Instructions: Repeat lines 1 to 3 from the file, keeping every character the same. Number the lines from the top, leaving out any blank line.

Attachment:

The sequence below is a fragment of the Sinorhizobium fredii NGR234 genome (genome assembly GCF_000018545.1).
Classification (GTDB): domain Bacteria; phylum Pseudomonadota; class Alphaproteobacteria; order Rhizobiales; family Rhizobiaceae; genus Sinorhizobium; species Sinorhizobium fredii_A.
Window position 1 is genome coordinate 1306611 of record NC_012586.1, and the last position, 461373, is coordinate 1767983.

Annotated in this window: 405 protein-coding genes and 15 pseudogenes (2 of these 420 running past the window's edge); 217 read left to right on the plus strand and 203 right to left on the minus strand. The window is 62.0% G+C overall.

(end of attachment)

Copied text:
The sequence below is a fragment of the Sinorhizobium fredii NGR234 genome (genome assembly GCF_000018545.1).
Classification (GTDB): domain Bacteria; phylum Pseudomonadota; class Alphaproteobacteria; order Rhizobiales; family Rhizobiaceae; genus Sinorhizobium; species Sinorhizobium fredii_A.
Window position 1 is genome coordinate 1306611 of record NC_012586.1, and the last position, 461373, is coordinate 1767983.